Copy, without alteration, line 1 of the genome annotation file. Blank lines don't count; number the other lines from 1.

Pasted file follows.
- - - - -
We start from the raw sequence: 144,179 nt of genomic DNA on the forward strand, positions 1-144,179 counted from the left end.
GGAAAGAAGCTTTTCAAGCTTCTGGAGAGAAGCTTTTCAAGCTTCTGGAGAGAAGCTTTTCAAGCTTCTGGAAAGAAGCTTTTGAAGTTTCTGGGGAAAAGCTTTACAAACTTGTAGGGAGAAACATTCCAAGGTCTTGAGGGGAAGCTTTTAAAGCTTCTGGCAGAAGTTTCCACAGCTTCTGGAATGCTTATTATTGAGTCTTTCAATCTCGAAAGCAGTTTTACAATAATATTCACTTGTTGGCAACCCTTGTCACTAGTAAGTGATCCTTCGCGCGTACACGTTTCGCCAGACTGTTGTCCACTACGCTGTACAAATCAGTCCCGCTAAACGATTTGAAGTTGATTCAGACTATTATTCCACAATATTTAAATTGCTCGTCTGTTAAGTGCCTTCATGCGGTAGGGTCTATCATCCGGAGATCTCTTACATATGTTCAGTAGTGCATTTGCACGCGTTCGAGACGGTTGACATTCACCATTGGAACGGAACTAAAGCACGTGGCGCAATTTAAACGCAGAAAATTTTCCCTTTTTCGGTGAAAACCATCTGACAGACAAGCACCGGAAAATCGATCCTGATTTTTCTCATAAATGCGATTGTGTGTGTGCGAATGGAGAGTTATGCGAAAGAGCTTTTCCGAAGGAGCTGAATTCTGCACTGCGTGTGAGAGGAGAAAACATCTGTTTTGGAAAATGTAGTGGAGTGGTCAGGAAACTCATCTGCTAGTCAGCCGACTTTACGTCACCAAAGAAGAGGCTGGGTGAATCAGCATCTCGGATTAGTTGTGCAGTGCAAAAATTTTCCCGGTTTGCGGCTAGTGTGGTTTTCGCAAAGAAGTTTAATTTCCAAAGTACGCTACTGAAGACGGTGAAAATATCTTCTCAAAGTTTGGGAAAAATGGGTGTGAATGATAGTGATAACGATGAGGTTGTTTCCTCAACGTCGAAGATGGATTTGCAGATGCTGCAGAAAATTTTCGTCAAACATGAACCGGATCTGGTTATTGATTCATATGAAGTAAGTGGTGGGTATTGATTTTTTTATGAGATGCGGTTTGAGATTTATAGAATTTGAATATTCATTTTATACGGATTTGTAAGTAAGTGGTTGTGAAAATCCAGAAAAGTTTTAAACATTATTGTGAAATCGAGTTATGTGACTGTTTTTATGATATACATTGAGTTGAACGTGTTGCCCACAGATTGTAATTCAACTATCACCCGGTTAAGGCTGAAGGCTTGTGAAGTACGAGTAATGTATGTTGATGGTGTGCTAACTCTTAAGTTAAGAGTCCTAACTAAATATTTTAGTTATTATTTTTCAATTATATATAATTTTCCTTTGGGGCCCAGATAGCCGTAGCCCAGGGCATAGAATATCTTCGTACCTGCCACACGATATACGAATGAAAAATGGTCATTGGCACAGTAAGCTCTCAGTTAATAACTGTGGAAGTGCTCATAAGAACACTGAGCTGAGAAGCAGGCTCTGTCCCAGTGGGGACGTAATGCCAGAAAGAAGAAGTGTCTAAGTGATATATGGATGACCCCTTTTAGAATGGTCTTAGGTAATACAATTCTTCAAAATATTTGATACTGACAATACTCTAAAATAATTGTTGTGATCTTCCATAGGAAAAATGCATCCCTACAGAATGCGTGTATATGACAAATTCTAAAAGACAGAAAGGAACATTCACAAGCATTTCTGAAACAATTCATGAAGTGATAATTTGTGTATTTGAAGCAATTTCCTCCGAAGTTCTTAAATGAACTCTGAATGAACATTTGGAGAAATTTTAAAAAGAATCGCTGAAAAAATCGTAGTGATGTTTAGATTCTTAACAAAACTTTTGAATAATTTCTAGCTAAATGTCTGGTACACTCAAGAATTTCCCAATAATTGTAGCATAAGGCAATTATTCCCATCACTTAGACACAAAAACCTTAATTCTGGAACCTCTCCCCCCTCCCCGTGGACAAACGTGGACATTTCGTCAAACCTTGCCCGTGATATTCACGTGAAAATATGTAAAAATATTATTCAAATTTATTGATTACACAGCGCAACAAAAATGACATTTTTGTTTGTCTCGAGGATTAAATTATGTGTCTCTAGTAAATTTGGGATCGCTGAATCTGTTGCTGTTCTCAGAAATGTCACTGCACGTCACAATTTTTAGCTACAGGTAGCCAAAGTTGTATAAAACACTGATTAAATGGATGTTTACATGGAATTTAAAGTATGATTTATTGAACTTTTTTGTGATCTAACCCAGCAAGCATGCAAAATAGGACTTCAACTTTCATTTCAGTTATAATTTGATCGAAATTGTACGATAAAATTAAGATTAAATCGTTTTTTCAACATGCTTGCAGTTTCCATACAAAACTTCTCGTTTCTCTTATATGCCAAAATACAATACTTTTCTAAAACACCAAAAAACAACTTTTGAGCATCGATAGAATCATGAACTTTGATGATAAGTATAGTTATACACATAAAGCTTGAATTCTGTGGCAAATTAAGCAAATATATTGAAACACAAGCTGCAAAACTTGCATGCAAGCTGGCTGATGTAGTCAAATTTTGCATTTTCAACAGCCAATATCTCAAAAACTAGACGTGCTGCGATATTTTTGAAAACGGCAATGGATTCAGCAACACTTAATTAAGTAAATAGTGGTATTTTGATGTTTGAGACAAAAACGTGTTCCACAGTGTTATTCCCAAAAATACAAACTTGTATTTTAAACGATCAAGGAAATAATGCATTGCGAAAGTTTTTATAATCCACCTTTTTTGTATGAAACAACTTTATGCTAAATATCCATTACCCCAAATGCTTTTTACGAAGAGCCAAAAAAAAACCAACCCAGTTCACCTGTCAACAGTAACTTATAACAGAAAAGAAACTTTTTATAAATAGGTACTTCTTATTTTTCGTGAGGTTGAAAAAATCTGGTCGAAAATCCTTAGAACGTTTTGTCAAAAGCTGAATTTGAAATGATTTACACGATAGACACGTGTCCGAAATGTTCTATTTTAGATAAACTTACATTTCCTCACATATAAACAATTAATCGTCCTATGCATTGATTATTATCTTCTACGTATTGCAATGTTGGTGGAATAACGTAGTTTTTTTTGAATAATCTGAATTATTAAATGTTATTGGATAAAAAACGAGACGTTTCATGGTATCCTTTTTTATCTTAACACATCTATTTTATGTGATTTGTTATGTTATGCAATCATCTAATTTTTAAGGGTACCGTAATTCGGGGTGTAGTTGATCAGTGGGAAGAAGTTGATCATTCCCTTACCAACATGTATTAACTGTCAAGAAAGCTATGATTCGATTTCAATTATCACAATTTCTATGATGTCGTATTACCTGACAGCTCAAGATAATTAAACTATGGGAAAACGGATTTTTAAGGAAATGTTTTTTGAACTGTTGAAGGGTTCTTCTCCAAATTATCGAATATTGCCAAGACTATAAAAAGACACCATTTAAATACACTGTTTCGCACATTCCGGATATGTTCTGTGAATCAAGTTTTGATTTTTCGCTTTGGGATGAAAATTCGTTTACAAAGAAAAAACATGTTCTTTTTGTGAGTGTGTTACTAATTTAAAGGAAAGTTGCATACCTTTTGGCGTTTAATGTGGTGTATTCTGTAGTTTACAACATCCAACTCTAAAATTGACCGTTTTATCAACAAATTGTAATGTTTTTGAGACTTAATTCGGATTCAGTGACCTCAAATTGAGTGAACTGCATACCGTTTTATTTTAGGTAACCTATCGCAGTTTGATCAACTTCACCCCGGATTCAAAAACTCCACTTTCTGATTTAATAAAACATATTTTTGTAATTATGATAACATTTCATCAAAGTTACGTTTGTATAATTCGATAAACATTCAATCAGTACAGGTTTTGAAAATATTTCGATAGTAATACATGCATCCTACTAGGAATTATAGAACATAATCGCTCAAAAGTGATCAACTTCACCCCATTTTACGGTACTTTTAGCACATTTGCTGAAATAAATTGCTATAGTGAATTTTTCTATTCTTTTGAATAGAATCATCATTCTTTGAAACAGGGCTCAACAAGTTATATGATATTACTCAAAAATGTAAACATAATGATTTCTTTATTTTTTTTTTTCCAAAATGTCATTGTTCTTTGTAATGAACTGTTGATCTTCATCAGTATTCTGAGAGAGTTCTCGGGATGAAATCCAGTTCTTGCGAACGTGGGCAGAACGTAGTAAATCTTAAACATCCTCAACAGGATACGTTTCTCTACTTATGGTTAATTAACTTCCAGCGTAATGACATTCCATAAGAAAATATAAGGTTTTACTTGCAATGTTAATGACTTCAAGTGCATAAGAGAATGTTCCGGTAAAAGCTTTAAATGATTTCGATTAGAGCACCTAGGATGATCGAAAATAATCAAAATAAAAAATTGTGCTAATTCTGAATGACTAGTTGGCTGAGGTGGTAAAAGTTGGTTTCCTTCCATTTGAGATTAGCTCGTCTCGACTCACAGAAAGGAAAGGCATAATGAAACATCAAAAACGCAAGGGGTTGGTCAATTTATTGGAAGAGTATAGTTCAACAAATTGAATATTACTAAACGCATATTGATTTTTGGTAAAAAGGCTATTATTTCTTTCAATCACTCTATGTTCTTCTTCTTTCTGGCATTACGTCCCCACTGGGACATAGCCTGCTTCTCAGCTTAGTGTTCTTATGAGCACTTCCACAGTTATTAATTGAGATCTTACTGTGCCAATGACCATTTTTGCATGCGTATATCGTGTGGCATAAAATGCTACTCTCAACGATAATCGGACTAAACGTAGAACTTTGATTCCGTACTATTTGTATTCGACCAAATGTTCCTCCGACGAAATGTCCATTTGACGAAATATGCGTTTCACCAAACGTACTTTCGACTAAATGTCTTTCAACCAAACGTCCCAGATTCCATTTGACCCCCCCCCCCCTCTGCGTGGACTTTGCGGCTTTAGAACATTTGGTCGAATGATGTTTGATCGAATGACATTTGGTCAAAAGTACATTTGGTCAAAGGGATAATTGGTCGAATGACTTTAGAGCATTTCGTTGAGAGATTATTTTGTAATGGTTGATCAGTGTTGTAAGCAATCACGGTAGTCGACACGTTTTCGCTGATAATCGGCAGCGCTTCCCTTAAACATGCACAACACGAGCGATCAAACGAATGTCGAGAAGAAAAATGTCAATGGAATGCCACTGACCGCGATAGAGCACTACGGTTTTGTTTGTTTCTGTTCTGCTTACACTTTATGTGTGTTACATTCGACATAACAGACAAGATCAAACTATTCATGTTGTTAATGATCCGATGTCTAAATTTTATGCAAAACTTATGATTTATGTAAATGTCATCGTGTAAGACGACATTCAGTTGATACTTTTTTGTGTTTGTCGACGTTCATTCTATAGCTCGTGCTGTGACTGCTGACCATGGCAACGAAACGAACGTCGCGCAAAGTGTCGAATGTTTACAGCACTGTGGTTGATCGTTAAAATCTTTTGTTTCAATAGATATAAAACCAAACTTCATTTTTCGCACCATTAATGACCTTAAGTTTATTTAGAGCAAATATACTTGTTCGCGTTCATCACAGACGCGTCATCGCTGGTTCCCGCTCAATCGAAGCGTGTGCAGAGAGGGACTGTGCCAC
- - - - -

We start from the raw sequence: 144,179 nt of genomic DNA on the forward strand, positions 1-144,179 counted from the left end.